BRENTWOOD, Tenn. (WTVF) — Emily Whitson knows the best way for her nine-year-old daughter with Down syndrome to learn is to go back to school, but the Williamson County mother is choosing to keep her home for the upcoming school year out of safety.
For many parents in a similar tricky position, concerns are mounting on what online learning could mean for the well-being of their child with special needs.
"You need the in-person services and in-person instruction often but because of the medical issue, you're kind of stuck in a position of having to choose between health and education," Whitson told NewsChannel 5. "I think it's an impossible situation for everyone and I think it's very hard to make these choices. Unfortunately, everyone is having to make sacrifices."
The Williamson County Schools Reopening Framework gives parents two options: send their children back to the classroom or devote a whole semester to the WCS Online Program. If for some reason all schools have to close based on the COVID-19 spread, a remote learning plan will be implemented for students not enrolled in the online program.
Each public school child who is qualified for special education must have an Individualized Education Program (IEP), a document designed collaboratively by teachers, parents, school administrators and other related services personnel to address specific needs and improve educational results.
WCS Spokesperson Carol Birdsong said IEP's will still be followed despite the changes this year, but Whitson is worried if her child can receive some type of service in person that would benefit her daughter. Parents will have to work with the school in greater detail to address implementing the IEP's if the child is staying home.
"I've talked to the principal and she's hoping she can set it up a safe or limited classroom with minimal exposure and cleaning in between. Or, do some in-person consultations where maybe I can go in and they teach me what I need to be doing at home," Whitson added.
Student Support Services Director Maria Griego said in a recent Facebook Q&A that masks are required even for students with sensory issues unless the child is unable to safely wear one. There can be exceptions if the parent discusses the issue with the child's principal.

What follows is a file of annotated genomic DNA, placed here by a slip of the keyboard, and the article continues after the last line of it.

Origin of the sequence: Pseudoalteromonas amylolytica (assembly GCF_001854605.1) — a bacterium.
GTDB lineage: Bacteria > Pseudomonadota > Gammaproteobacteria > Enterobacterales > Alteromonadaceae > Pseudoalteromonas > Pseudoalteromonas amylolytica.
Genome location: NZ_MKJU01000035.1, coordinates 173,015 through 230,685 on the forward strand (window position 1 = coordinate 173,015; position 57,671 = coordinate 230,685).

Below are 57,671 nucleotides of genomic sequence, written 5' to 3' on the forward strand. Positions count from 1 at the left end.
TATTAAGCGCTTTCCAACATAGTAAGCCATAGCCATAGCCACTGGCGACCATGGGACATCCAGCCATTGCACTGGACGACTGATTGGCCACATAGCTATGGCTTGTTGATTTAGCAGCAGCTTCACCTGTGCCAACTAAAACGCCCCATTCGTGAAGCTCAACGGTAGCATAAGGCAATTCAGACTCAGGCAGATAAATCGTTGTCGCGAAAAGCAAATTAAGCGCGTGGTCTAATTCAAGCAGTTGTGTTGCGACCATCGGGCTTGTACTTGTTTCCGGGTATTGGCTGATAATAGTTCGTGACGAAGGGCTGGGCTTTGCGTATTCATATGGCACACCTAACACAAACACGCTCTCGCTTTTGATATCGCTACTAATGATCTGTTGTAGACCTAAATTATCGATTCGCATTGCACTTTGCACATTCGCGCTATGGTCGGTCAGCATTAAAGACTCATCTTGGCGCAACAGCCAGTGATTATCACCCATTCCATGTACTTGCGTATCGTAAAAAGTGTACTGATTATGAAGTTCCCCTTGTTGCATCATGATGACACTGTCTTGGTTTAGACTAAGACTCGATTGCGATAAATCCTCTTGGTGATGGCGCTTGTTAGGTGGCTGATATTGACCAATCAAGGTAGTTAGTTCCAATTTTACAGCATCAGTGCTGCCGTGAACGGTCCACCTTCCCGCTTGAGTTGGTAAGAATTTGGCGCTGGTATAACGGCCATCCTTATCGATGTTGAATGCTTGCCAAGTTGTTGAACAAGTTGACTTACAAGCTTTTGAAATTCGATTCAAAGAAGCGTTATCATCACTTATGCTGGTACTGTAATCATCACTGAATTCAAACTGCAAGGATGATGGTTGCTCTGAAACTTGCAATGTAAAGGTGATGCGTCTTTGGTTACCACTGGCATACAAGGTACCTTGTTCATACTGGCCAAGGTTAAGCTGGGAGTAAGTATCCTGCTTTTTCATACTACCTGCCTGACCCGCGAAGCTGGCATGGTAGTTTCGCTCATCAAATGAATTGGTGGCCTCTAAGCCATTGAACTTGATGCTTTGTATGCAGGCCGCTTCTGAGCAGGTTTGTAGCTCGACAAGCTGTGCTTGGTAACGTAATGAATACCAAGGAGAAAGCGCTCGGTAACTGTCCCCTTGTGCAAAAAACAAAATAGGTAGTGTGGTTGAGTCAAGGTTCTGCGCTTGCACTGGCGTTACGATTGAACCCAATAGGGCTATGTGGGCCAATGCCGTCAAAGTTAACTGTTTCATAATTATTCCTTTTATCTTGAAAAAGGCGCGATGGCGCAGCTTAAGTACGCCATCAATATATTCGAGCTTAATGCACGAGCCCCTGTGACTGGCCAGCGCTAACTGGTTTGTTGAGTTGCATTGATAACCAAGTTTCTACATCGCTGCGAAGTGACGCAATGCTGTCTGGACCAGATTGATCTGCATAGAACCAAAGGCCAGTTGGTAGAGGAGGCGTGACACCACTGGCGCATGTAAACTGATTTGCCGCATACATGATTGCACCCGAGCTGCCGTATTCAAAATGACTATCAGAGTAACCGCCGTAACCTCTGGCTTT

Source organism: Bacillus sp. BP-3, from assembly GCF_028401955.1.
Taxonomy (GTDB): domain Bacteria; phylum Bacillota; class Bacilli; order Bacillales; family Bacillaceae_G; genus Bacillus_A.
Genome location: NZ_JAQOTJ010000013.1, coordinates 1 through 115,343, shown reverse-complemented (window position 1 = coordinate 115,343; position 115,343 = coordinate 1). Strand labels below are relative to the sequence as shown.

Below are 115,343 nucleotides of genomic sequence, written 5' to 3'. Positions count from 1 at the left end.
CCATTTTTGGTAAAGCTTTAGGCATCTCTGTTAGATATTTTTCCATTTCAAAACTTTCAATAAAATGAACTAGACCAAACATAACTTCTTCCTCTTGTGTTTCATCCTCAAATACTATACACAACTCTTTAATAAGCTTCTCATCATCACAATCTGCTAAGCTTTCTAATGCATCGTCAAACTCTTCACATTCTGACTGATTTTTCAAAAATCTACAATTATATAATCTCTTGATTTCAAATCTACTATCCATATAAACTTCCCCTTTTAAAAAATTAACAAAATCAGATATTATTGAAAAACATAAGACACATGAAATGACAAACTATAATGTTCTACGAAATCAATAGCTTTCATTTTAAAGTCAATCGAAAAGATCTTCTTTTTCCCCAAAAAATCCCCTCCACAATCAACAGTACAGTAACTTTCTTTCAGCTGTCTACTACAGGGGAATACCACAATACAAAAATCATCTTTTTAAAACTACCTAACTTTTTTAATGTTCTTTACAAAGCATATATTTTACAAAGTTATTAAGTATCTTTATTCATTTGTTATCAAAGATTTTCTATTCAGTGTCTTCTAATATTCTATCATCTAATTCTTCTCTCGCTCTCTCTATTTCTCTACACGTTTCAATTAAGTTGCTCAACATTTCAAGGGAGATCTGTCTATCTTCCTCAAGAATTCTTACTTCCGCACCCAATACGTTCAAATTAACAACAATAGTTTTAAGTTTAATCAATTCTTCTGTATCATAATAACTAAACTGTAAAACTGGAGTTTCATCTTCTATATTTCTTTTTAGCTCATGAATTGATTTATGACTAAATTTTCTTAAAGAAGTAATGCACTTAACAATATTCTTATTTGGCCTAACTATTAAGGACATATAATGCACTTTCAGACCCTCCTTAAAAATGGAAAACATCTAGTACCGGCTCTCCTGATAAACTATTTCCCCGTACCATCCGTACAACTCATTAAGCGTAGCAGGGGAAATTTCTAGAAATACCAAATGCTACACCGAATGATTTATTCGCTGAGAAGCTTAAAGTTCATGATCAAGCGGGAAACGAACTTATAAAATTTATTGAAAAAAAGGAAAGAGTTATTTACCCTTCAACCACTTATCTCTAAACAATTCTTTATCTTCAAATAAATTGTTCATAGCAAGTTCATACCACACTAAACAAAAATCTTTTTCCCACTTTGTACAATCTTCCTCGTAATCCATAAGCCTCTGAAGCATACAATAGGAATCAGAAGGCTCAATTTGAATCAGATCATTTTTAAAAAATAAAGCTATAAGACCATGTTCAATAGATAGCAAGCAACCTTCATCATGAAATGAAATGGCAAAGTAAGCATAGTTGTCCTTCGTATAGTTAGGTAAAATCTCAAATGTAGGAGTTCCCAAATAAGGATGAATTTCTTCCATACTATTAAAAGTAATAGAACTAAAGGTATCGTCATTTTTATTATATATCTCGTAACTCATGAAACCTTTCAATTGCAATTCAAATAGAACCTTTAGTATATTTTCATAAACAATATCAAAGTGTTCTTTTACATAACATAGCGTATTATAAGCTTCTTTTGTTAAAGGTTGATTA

If students need to be on-campus depending on their needs during a time of high-spread of COVID-19, Griego said logistics are still being worked out about bus transportation.
How is MNPS addressing students in special education?
The task could be more tricky for the roughly 10,000 special education students in Davidson County, where the new school year is going to start remotely for everyone through at least Labor Day.
The recent Metro Nashville Public Schools reopening plan says for each child with disabilities, the district is developing a COVID-19 Continuous Learning Individualized Plan (CLIP). The CLIP will identify how MNPS will implement the services and supports a child's lEP or Section 504 Plan when in a virtual setting. Staff is responsible for collaborating and coming up with the plan.
Teachers and related service providers will then be provided training this week and will be paid professional development stipends before school starts to develop the plan.
In a letter sent to parents earlier this month, parents should receive the plan when the school starts on August 4. MNPS employees will not be entering homes during virtual learning, nor is the district providing a hybrid schedule.
The letter said students are being assessed for any regression that has occurred during school closure. Teachers and related service providers will begin supporting access to core content and interventions as well as related services at the start of the school year. School staff will establish a schedule of ongoing check-ins and expectations for parent communication.
The Exceptional Education department will be hosting a town hall event for parents on July 30 to provide more information and answer questions about this process.
Organizations feel effects of COVID-19 on special needs community
Since it started in 2013, GiGi's Playhouse Nashville has been providing free educational and therapeutic services to children with Down syndrome.
Executive director Carter Abel said before the summer, programs were forced to convert to virtual which created new challenges. While it allowed people outside of the region to connect, it proved to be burdensome for many parents.
"It puts a lot of pressure on parents to be the ones who are supervising their kids and administering those therapies and supports," Abel said.
GiGi's Playhouse plans to offer a hybrid approach, similar to WCS, to help meet needs. For every age group, the organization will offer in-person services that are conducted safely and virtual options so families have a choice.